SPO600 Project – Choosing a glibc function

After several weeks of working with assembler, that time of the semester is now upon us where we must use what we’ve learned and apply that theory into something practical. We have been tasked with picking a glibc function and optimizing it for Aarch64. Now whether we use assembly or pure C is totally up to us. We have been given nearly absolute freedom where normally we would be guided by strict instruction sets. As liberating as it is, I would still say it is a daunting task. Not often do we get to work with something so widely used as the glibc functions.

With so many functions, I would say actually picking function is just as hard as the implementation, which is actually the major reason it took me so long to get this post going. But after a lot of research, I think I’ve picked a decent function. Now whether or not I can actually go ahead and optimize is a whole other blog post.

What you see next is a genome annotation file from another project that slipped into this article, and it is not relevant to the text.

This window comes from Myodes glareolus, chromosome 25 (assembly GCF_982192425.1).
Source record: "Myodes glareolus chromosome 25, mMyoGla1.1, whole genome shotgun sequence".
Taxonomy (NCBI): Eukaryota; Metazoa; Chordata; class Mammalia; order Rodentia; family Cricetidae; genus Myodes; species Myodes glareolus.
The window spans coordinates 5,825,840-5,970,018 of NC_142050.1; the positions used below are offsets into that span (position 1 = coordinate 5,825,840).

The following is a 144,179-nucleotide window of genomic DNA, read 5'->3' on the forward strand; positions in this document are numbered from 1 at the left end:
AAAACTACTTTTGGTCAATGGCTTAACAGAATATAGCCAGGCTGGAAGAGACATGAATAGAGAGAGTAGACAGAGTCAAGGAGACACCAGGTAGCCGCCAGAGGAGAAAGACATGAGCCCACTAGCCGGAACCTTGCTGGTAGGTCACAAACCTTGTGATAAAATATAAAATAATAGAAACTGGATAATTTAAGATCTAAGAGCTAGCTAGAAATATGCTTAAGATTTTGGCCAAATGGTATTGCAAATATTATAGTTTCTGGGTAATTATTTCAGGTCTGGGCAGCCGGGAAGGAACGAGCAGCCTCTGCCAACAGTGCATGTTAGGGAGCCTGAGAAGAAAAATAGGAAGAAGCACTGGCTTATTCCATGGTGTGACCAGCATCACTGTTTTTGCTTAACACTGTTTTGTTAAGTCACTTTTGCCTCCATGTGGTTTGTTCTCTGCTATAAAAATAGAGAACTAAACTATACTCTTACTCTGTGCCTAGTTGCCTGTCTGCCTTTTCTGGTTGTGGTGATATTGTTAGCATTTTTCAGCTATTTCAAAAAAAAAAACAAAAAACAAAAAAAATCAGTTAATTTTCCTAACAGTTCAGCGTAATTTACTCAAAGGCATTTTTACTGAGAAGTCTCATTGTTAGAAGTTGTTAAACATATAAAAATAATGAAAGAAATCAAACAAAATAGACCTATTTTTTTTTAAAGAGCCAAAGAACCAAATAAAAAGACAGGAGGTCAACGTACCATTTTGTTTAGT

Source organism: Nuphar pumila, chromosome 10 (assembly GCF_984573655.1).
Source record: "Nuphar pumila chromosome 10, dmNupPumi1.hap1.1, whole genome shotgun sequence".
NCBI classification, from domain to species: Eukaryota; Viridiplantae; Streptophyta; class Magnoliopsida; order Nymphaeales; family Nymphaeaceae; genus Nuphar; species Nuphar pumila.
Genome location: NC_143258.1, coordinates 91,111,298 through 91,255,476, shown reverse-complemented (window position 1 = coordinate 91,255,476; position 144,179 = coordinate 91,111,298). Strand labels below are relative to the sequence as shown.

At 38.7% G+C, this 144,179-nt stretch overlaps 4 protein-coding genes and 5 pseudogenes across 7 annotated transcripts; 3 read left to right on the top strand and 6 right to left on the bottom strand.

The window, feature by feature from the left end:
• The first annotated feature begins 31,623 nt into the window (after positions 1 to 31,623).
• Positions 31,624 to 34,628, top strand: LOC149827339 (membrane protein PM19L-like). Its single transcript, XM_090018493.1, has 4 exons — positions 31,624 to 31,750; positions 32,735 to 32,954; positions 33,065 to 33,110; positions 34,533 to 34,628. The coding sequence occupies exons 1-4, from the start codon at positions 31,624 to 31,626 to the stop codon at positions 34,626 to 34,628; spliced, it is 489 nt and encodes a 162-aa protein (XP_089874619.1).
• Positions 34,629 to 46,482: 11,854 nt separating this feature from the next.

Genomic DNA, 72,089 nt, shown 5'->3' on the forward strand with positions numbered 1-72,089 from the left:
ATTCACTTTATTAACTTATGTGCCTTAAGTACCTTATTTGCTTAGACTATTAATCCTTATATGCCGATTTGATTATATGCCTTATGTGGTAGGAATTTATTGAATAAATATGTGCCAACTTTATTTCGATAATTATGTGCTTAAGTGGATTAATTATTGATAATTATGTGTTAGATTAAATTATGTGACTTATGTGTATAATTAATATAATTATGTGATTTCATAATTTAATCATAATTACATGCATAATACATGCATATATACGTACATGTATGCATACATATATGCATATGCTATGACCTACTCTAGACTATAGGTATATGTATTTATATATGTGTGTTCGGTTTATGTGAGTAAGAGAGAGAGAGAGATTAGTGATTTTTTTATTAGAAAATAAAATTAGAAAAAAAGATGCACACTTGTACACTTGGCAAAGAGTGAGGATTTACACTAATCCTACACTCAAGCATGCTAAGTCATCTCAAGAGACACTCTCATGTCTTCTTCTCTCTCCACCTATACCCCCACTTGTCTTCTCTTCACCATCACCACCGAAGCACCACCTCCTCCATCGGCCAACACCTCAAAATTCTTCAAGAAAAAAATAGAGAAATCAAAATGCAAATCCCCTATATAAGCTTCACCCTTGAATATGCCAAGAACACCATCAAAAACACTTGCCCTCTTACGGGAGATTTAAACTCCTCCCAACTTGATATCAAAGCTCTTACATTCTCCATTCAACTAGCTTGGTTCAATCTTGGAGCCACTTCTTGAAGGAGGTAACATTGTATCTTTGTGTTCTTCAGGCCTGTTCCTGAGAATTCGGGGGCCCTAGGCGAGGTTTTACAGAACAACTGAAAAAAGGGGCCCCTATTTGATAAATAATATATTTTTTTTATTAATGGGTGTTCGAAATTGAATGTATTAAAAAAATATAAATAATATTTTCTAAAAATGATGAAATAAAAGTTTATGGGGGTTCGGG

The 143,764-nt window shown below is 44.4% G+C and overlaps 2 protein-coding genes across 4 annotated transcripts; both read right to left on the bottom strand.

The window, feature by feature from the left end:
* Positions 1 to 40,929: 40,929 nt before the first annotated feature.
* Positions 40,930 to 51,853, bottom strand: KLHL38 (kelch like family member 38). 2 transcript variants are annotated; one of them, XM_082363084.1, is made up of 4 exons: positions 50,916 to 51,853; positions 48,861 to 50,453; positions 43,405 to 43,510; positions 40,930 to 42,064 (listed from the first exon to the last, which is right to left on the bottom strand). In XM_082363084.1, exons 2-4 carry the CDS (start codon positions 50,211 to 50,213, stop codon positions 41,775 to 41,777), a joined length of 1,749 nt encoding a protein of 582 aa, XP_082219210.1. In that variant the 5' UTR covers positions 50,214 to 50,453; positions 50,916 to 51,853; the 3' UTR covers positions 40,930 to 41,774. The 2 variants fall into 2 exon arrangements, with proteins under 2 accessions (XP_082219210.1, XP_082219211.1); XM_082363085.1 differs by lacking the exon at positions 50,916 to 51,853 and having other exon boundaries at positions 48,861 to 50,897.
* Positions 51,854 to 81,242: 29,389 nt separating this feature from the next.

So which function have I picked you ask? I’ve gone with strcpy, which by the name you can probably guess is the function to copy strings. So why this function over the rest? Well when I really sat down to think about the best way to make something better, it made sense to pick a function who’s instructions would be repeated multiple times. Even by simply looking at a portion of the naive implementation we can see that there is basically a copy operation that is done many times.

      c = *s++;
      s[off] = c;
  while (c != '\0');

So I thought, after learning so much about vectorization and SIMD functions, why not take these repeated copy instructions and do them in parallel. Good in theory but the actual execution is quite challenging. I will discuss in further detail my thought processes and experiences in the next few blog posts!


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